Boris Johnson revealed his living with COVID plan, announcing the permanent removal of coronavirus restrictions. The Prime Minister outlined his plan for Brits to return to normalcy, with the severe limits to be removed over the following few months. All interim sections of the Coronavirus Act will be repealed by September 2022. Here are the important dates to remember:
Anyone who tests positive for Covid after Thursday, February 24 will not be forced to self-isolate. Fully vaccinated Brits and those under the age of 18 will not need to test for seven days starting Thursday. The legal need that unvaccinated close contacts self-isolate will also be eliminated, as will contact tracing. Self-isolation payments of up to £500 for low-income people will be scrapped from February 24.
Sick pay and employment and assistance allowance will be removed from March 24. During the pandemic, people could 'claim statutory sick pay' after four days and Employment and Support Allowance (ESA) after seven days. However, the system will now go back to how it was pre-pandemic.
Free universal testing will end on April 1 but small amounts of free tests for symptomatic vulnerable people and NHS patients will continue. Asymptomatic testing will also continue in nursing homes and the NHS will continue to be provided free of charge. Mr Johnson confirmed:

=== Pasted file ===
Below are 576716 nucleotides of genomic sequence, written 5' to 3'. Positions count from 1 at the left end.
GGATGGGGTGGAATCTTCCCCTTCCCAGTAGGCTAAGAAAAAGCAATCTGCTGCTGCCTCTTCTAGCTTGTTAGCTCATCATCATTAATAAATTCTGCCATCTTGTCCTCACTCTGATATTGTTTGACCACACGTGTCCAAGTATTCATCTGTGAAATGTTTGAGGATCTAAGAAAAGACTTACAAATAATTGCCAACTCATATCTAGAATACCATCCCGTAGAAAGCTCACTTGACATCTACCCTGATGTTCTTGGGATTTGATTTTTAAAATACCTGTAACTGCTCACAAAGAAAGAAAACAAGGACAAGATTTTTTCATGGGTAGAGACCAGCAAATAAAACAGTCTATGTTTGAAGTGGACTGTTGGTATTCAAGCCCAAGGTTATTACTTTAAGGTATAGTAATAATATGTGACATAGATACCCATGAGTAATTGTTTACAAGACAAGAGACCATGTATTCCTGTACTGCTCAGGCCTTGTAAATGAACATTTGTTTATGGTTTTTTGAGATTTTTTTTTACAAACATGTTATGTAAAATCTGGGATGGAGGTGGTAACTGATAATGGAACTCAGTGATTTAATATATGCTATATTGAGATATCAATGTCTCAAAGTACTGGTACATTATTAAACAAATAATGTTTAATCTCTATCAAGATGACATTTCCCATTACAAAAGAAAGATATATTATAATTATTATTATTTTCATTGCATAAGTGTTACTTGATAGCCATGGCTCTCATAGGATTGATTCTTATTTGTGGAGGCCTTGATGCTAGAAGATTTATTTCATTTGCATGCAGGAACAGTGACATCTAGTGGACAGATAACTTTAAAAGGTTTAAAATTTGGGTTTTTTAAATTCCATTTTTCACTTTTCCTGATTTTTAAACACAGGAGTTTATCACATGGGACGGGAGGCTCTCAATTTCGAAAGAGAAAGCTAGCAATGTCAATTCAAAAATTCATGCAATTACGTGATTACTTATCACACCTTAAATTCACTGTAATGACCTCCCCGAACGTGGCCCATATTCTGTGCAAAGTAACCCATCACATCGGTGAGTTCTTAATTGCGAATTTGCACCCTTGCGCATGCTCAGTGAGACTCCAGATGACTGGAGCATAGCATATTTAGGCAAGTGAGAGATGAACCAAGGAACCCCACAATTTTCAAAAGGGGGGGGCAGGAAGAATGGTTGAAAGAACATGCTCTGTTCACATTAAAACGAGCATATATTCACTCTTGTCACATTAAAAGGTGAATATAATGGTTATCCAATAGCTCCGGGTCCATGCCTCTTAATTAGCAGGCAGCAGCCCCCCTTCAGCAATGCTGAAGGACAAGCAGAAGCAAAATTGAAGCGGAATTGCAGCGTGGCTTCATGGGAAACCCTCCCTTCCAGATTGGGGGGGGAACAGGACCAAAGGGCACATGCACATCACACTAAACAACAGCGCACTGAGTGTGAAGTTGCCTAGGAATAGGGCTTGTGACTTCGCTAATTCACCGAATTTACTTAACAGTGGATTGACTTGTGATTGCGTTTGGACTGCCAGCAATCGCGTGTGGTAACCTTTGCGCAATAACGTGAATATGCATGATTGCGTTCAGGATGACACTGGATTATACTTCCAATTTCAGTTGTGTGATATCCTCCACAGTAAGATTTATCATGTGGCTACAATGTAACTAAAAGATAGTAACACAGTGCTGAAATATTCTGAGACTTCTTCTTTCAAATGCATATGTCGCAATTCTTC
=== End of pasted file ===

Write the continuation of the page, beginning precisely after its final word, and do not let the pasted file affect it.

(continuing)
The test, trace and isolation budget in 2020-21 exceeded the entire budget of the Home Office. It cost a further £15.7bn in this financial year. And £2bn in January alone at the height of the Omicron wave. We must now scale this back.
This spring vulnerable Britons could be offered either a Pfizer or Moderna booster shot, but a definite date as to when this will happen has not yet been confirmed. Immunosuppressed persons over the age of 75, care home residents, and children over the age of 12 will be eligible for another vaccine if it has been six months since their last dose.
There is also speculation that travel locator forms could be scrapped just in time for the Easter holidays.